Could Cancer Prevention Someday Be As Easy As Eating Strawberries?

VIDEO: Research shows freeze-dried strawberries are a powerful cancer fighting tool.
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Preventing esophageal cancer could someday be as easy as eating strawberries, according to preliminary new research.

At the annual meeting of the American Association for Cancer Research, researchers presented data that suggests eating freeze-dried strawberries is the key.

"Our study is important because it shows that strawberries may slow the progression of precancerous lesion in the esophagus," wrote Dr. Tong Chen, lead author and an assistant professor at The Ohio State University in Columbus. "Strawberries may be an alternative or work together with other chemopreventive drugs for the prevention of esophageal cancer."

Esophageal cancer is the third most common type of cancer affecting the gastrointestinal system. Statistics from the National Cancer Institute show esophageal cancer caused more than 14,000 deaths in 2010 and during that same year, nearly 17,000 new cases were diagnosed.

Study participants with precancerous lesions ate 60 grams of freeze-dried strawberries daily for six months. The reason for using freeze-dried strawberries versus fresh strawberries, Chen said, was because freeze-drying provided a concentrated amount of cancer-preventing ingredients like flavonols.

Results showed that growth of the lesions slowed significantly in 29 of the 36 participants.

While experts not involved with the results say the findings are encouraging, they stress the findings are too preliminary to suggest any strong link between eating strawberries and preventing cancer. Since it's only a Phase 1 study, there was no control group.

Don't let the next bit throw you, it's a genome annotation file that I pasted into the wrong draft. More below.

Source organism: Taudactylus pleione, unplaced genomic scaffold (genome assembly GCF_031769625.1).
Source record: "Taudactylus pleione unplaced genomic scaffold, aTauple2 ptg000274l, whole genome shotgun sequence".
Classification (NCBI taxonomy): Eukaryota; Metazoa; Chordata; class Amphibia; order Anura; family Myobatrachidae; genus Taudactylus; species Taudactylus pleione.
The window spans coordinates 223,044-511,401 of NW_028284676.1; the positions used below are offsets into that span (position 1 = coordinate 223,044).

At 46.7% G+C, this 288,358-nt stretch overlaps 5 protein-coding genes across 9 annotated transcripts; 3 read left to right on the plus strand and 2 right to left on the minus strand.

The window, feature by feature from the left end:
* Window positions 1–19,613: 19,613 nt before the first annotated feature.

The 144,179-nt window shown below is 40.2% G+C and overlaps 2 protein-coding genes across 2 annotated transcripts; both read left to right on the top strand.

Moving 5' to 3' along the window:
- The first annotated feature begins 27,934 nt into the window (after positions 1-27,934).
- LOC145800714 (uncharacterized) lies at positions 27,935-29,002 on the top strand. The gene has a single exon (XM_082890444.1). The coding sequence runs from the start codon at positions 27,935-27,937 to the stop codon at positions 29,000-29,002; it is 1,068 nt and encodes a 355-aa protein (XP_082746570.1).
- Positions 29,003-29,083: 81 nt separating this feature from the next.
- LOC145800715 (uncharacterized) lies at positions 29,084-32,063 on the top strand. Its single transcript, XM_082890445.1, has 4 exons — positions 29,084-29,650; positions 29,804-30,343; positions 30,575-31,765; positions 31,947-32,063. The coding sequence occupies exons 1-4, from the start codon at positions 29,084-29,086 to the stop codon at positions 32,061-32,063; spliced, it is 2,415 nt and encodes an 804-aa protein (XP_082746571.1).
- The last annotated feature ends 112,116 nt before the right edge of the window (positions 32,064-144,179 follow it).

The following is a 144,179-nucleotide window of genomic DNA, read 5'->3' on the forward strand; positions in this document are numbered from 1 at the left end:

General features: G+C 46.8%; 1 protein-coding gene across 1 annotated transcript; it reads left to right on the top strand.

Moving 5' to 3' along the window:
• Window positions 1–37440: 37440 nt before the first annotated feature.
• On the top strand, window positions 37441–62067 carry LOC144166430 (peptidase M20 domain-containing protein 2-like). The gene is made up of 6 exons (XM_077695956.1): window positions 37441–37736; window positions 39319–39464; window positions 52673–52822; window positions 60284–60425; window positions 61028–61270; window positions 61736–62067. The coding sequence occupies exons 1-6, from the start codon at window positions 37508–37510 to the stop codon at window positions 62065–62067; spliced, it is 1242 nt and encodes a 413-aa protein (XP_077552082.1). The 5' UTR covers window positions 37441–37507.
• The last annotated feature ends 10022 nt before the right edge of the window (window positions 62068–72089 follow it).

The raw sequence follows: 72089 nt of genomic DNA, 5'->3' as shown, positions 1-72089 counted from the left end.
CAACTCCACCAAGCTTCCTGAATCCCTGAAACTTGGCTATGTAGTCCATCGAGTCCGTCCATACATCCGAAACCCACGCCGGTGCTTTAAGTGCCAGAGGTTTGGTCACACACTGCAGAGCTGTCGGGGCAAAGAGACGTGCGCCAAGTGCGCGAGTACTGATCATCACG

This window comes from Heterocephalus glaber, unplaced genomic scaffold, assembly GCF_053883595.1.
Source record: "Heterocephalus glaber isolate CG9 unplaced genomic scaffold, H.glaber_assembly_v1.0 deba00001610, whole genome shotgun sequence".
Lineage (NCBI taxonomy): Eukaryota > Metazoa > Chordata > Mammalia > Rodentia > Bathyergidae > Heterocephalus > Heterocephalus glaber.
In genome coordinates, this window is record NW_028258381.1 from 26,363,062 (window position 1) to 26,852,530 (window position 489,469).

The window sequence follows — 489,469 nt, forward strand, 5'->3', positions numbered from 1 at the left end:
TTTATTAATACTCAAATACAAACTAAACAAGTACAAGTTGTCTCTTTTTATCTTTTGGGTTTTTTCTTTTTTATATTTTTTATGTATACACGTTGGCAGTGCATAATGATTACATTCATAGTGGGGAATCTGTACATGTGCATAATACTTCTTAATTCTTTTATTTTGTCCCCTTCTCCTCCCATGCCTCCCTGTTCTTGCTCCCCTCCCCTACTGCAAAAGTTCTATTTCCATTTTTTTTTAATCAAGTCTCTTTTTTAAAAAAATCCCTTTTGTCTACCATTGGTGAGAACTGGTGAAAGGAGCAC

"It is therefore premature and in fact not possible to tell whether or not the observed effects were by chance alone and would have happened regardless of what the patients were given, such as sugar pills," said Dr. Fritz Francois, assistant professor of medicine at NYU Langone Medical Center in New York.

"In our own work with oral precancerous lesions, a large number regress on their own," said Susan T. Mayne, professor in the Division of Chronic Disease Epidemiology at Yale University in New Haven, Conn.

Research Promising and Ongoing

Notions about the cancer-preventing properties of fruits and vegetables are mixed. Some experts say there's ample evidence supporting the preventive role of fruits and vegetables, while recent research has suggested that role may be more limited than previously thought. There are a few other studies like Chen's underway looking at how fruits and vegetables affect precancerous growths.

"[O]ne possibility is that flavonols contained in strawberries and other berry compounds have been shown to reduce inflammation by lowering the level of key inflammatory substances made by the body such as interleukin 6," said Francois.

Despite the very early findings, Chen and other experts say more rigorous studies are needed to determine whether strawberries can be the next wave in cancer prevention.

"This may be an attractive approach to chemoprevention drugs alone or in conjunction, since many of these medications have side effects or it may not be possible for the patient to take them in large enough doses to confer a benefit," said Francois.

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